Magical Realism, Writing, Fiction, Politics, Haiku, Books

jueves, agosto 10, 2006

Pele Of The Written Word

Jorge Amado (1912-2001)

Today is Jorge Amado's birthday. This from The Writers' Alamanac:

It's the birthday of one of Brazil's best-loved writers: Jorge Amado, (books by this author) born near Ilhéus, Brazil (1912). He is one of the most widely translated novelists in the world; they called him the "Pelé of the written word." His thirty-two books sold millions of copies in forty languages. Brazilian hotels, bars, and restaurants, as well as brands of whiskey and margarine, were named for characters from his books. He's the author of Gabriela, Clove and Cinnamon (1958), Home is the Sailor (1961), and Dona Flor and Her Two Husbands (1966).

Gabriela, Clove and Cinnamon remains one of my all time favorites.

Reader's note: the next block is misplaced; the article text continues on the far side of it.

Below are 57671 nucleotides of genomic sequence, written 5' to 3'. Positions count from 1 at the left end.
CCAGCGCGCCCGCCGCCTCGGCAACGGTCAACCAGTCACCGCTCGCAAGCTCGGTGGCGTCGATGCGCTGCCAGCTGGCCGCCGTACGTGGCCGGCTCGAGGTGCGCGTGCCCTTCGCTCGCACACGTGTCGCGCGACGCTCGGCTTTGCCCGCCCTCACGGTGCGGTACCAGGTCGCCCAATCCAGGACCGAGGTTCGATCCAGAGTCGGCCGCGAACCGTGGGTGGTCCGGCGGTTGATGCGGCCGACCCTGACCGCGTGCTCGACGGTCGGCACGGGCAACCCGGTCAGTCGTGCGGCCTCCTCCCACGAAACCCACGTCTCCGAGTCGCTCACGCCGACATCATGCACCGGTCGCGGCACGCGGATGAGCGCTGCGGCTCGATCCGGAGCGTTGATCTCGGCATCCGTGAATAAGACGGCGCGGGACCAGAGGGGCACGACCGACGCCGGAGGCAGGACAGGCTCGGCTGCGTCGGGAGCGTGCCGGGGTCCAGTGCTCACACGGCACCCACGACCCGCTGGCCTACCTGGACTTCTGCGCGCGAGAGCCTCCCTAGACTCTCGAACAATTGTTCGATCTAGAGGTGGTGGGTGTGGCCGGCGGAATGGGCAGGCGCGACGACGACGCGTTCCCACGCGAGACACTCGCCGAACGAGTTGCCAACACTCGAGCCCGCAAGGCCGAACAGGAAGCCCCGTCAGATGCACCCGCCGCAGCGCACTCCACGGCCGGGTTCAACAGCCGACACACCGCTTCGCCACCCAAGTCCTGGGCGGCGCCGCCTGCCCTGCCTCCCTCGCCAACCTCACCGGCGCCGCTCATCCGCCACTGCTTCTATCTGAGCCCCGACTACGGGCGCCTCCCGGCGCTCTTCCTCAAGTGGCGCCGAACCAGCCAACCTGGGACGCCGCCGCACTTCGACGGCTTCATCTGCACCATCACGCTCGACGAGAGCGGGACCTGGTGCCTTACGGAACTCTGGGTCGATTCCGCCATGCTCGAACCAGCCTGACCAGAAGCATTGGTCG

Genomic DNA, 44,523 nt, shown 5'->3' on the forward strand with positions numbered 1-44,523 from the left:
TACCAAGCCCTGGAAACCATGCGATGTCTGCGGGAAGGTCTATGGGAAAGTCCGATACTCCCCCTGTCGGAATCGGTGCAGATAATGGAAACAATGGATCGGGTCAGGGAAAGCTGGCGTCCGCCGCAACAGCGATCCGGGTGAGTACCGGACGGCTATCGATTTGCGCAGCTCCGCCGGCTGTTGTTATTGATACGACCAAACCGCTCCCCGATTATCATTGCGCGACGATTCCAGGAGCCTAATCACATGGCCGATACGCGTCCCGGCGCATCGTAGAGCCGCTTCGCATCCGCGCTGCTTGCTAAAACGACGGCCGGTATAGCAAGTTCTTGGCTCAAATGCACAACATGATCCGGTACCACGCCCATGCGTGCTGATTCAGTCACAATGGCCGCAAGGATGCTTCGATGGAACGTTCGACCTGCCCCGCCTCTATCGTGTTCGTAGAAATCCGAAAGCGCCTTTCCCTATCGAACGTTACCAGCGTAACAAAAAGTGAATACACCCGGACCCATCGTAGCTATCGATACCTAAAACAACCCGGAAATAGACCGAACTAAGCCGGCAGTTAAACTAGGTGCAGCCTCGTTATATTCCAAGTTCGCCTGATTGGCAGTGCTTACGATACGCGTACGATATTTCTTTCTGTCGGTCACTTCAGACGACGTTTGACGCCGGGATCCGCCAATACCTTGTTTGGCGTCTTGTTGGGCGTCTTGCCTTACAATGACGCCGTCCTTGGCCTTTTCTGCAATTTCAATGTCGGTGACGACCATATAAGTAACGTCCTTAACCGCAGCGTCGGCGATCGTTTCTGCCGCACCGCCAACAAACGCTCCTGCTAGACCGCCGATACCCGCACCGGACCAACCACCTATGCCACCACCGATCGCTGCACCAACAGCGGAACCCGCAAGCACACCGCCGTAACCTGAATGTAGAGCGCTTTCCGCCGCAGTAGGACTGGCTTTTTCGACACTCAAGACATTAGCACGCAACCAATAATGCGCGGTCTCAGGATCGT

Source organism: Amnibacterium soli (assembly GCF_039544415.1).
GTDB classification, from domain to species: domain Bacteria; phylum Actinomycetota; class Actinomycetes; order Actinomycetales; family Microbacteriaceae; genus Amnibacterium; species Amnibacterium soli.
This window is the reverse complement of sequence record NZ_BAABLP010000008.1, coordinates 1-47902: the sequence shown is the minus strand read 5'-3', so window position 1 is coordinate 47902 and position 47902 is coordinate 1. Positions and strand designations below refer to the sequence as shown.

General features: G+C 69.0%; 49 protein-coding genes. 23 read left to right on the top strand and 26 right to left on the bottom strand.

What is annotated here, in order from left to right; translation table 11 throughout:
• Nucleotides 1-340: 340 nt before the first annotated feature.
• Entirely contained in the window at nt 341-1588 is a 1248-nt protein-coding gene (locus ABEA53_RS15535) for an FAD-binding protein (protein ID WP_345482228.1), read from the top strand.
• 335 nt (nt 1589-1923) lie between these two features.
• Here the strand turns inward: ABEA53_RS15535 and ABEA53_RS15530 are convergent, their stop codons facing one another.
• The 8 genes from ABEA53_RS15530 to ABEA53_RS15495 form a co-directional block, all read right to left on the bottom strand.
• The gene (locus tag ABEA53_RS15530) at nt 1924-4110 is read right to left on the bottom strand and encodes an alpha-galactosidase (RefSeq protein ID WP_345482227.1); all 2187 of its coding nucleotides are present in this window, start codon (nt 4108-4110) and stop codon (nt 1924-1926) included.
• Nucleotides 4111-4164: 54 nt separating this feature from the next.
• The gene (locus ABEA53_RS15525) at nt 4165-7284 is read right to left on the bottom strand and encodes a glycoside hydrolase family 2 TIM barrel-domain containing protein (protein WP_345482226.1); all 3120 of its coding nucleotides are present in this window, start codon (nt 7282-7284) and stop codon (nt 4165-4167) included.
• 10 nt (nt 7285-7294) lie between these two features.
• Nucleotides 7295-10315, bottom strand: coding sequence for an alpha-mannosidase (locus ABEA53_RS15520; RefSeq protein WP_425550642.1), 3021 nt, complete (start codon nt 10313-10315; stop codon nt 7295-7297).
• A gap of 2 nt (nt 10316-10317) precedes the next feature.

On another note: I've been writing this blog for a full year. This is the one year anniversary post. Blogs seem to me a lot like Borges' Library of Babel. There are zillions of blogs. Some have one entry. Some have many entries each day. Some have photos. Some have graphics. Some have millions of readers. Some have been read by no one except their writer. Some have been created and then their author forgot their name. And then there's this blog, this one here, which is having its first anniversary, at this somewhat secret, partially undisclosed location, which you, dear reader, seem to have found. It's as Borges wrote, "This much is already known: for every sensible line of straightforward statement, there are leagues of senseless cacophonies, verbal jumbles and incoherences. (I know of an uncouth region whose librarians repudiate the vain and superstitious custom of finding a meaning in books and equate it with that of finding a meaning in dreams or in the chaotic lines of one's palm ... They admit that the inventors of this writing imitated the twenty-five natural symbols, but maintain that this application is accidental and that the books signify nothing in themselves. This dictum, we shall see, is not entirely fallacious.)"